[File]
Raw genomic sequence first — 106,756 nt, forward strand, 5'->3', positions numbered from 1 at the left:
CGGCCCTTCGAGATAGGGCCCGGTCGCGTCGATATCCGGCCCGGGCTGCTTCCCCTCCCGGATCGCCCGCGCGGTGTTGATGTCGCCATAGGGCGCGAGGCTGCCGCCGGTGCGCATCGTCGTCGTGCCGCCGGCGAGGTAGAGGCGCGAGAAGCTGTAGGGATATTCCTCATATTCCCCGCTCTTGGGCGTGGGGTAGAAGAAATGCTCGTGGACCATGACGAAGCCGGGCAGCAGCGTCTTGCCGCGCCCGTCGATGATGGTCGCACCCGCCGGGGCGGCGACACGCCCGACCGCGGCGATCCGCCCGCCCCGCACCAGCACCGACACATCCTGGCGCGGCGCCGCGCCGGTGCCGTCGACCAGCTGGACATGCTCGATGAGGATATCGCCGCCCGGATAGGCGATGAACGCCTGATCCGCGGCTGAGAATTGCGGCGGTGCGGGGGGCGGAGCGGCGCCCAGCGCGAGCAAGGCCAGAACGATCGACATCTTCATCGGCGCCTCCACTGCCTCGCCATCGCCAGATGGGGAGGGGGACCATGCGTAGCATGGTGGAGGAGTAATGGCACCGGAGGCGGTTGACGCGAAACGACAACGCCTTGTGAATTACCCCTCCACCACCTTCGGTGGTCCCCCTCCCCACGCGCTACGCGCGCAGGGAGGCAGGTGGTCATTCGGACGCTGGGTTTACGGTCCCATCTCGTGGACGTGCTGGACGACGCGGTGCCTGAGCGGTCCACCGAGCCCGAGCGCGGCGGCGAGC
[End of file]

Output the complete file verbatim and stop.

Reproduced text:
Raw genomic sequence first — 106,756 nt, forward strand, 5'->3', positions numbered from 1 at the left:
CGGCCCTTCGAGATAGGGCCCGGTCGCGTCGATATCCGGCCCGGGCTGCTTCCCCTCCCGGATCGCCCGCGCGGTGTTGATGTCGCCATAGGGCGCGAGGCTGCCGCCGGTGCGCATCGTCGTCGTGCCGCCGGCGAGGTAGAGGCGCGAGAAGCTGTAGGGATATTCCTCATATTCCCCGCTCTTGGGCGTGGGGTAGAAGAAATGCTCGTGGACCATGACGAAGCCGGGCAGCAGCGTCTTGCCGCGCCCGTCGATGATGGTCGCACCCGCCGGGGCGGCGACACGCCCGACCGCGGCGATCCGCCCGCCCCGCACCAGCACCGACACATCCTGGCGCGGCGCCGCGCCGGTGCCGTCGACCAGCTGGACATGCTCGATGAGGATATCGCCGCCCGGATAGGCGATGAACGCCTGATCCGCGGCTGAGAATTGCGGCGGTGCGGGGGGCGGAGCGGCGCCCAGCGCGAGCAAGGCCAGAACGATCGACATCTTCATCGGCGCCTCCACTGCCTCGCCATCGCCAGATGGGGAGGGGGACCATGCGTAGCATGGTGGAGGAGTAATGGCACCGGAGGCGGTTGACGCGAAACGACAACGCCTTGTGAATTACCCCTCCACCACCTTCGGTGGTCCCCCTCCCCACGCGCTACGCGCGCAGGGAGGCAGGTGGTCATTCGGACGCTGGGTTTACGGTCCCATCTCGTGGACGTGCTGGACGACGCGGTGCCTGAGCGGTCCACCGAGCCCGAGCGCGGCGGCGAGC